stands for 1536; to p. 252, note, where Essex, and great-grandfather of Oliver

1525 stands for 1535; and to p. 265, Cromwell, and (iii.) to the yet more se

whuro 1526 probably stands for 1536, rious, though doubtless unintentional,

although even on that supposition the misrepresentation which occurs in p.

statement that "more than 20 editions 180, in which Froudo, who declares that

of Tyndale's New Testament had heen the supposition that the charges brought

circulated over the kingdom," is quite against Anne Boleyn were inventions,

devoid of authority. is to him "impossible," is apparently

As specimens of great carelessness, included amongst those writers who

we may refer (i.) to the contradictory "have acknowledged that these hideous

statements contained in pp. 97 and 230, charges were hut fables invented at

in the former of which Cromwell is pleasure." We feel, also, that it is

represented as Vice-gcrent in Soptem- due to our readers to make them ac

her, 1535; and in the latter of which quainted with the fact that Dr.

his appointment to that office is said to l)'Aubign6 is evidontly ignorant that

have taken place a few days later than the inference which English readers

the 2nd of July, 1536. (ii.) to the state- draw from the use of inverted commas

ment that Oliver Cromwell was grand- in quotations is that the words so

nephew to the Earl of Essex (p. 61), quoted are extracted verbatim from the

an error founded, as we presume, on a sources indicated, misunderstanding of the statement of * "Peut-etre lo plus coupable." (p.

Nohle, that Sir Eichard Williams, alias 206.)

But we gladly turn from that portion of Dr. D'Aubigne"'s work (a very small portion in comparison with the whole of his great undertaking) which treats of the English Reformation, to congratulate his readers—and they are many—on the resumption of his account of the progress of the Reformation in a country with which he is so familiar, and in the "little city," the chequered fortunes of which he relates with an enthusiasm which cannot fail to communicate itself to his readers. Here our author consciously treads on safer ground, and it is not too much to say that, as in the case of Macaulay, of whose style that of Dr. D'Aubigne" so frequently reminds us, his peculiarly graphic and impassioned narrative combines in almost equal measure the interest which belongs to history and to romance.

Amongst the many scenes brilliantly described by our author, to which we would refer those of our readers, if such there be, who are not already acquainted with the volume before us, we would single out, as favourable specimens of Dr. D'Aubigne's style of writing, the account, contained in the 12th and 13th chapters, of the extreme peril of the city of Geneva, in 1536, and the joy consequent Hpon the arrival of its liberators; and again, the graphic description of the arrival of Calvin at the same city, during the same year, and his meeting with Farel, as contained in chap. 17.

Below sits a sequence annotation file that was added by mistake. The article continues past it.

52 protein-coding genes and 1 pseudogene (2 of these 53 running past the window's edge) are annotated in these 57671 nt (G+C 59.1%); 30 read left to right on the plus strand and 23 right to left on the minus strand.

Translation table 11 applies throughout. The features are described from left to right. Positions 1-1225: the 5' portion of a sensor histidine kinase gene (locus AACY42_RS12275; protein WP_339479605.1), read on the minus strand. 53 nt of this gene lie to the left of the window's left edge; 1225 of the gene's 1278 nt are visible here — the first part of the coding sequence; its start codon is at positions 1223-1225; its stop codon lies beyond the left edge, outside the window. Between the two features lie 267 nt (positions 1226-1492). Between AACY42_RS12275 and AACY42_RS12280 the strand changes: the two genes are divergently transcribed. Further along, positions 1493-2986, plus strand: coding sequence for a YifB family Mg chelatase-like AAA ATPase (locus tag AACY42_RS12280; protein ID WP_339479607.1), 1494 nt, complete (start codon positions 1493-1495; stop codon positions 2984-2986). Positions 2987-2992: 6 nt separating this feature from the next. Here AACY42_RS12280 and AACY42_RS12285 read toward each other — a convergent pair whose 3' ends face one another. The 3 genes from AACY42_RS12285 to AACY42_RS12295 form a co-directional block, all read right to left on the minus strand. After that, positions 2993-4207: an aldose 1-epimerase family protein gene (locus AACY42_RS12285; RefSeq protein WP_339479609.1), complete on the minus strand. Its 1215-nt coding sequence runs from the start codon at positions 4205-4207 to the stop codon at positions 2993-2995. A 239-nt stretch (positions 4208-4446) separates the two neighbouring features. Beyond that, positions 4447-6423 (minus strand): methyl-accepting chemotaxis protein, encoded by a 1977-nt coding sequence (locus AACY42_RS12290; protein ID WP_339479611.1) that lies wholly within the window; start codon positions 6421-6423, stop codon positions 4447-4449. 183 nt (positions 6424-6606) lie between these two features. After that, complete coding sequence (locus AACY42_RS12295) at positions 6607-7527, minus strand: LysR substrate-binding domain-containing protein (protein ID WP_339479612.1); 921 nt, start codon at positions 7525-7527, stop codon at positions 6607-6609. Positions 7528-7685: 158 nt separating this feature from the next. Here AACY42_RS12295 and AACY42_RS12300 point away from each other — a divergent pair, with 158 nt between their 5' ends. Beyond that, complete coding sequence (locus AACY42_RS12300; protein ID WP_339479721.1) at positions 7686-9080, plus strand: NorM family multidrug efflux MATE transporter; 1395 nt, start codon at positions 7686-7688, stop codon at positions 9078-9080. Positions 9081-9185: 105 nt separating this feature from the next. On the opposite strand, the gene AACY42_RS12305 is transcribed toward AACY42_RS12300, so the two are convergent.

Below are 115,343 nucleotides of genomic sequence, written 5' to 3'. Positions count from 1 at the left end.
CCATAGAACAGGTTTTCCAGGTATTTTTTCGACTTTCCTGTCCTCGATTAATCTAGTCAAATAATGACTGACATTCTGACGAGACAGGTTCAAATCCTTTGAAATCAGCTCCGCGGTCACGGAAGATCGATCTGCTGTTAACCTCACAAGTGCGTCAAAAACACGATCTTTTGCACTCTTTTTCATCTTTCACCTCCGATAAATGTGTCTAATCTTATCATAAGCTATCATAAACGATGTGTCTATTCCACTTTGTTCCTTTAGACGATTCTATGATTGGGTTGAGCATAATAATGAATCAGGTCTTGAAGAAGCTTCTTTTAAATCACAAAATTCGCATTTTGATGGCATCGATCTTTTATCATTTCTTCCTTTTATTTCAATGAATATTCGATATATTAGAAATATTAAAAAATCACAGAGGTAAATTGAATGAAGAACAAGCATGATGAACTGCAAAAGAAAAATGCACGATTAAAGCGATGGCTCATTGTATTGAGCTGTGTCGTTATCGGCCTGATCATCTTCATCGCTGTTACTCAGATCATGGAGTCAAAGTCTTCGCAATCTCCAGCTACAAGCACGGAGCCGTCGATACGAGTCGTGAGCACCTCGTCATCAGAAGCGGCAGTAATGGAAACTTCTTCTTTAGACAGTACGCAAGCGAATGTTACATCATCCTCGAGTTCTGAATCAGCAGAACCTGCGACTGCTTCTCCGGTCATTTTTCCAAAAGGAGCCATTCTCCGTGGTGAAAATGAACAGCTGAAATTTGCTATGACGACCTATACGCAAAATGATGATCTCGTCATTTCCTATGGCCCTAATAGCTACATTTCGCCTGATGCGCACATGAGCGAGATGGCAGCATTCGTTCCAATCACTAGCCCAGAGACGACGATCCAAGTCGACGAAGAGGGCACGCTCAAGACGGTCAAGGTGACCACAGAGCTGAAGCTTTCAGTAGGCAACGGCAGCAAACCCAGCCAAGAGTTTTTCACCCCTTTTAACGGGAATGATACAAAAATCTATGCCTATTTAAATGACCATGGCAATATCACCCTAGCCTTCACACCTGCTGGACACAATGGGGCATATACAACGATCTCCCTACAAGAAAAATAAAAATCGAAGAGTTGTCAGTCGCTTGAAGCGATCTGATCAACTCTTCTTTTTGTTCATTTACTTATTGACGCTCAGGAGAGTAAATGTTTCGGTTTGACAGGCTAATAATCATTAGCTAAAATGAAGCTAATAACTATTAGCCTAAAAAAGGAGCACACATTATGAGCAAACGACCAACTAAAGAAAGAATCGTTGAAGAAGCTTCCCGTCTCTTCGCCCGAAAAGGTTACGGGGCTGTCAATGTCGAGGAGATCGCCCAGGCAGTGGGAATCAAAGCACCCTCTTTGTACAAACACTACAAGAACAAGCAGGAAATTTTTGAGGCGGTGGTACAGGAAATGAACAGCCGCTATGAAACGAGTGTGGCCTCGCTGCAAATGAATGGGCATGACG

It is from the latter chapter that we select the following extract. The circumstances referred to are as follows:—Calvin had just arrived at Geneva, intending to remain there only a single night. The news of his arrival reached Farel, who had read the "Christian Institutes," and recognised in its author one of the deepest theologians and most eloquent writers of his age. An inward voice seemed to convey to Farel the assurance that, in the person of the youthful traveller who was passing through Geneva, God had sent him the much-desired friend and fellowlabourer whom he so greatly needed in the arduous work in which he was engaged in that city. Farel hastened to the inn, and entered into conversation with the young theologian.

"' Stay with me,' said Farel, 'and help me. There is work to be done in this city.' Calvin replied with astonishment: 'Excuse me, I cannot stop here more than one night.' 'Why do you seek elsewhere for what is now offered you?' replied Farel: 'why refuse to edify the Church of Geneva by your faith, zeal, and knowledge?' The appeal was fruitless: to undertake so great a task seemed to Calvin impossible. 'But Farel, inspired by the spirit of a hero,' says Theodore Beza, 'would not be discouraged.' Ho pointed out to the stranger that, as the Reformation had been miraculously established in Geneva, it ought not to be abandoned in a cowardly manner; that if he did not take the part offered to him in this task, the work might probably perish, and be would be the cause of the ruin of the Church. .... Farel, seeing that neither prayers nor exhortations could avail with Calvin, reminded him of a frightful example of disobedience similar to his own. 'Jonah also,' he said, 'wanted to flee from the presence of the Lord, but the Lord cast him into the sea.' The struggle in the young doctor's heart became more keen. He was violently shaken, like an oak assailed by the tempest; he bent before the blast, and rose up again; but a last gust, more impetuous than all the others, was shortly about to uproot him. . . . Farel's heart was hot within him. . . . Fixing his eyes of fire on the young man, and placing bis hands on the head of his victim, he exclaimed in his voice of thunder: 'May God curse your repose! may God curse your studies, if, in such a great necessity as ours, you withdraw, and refuse to give us help and support.'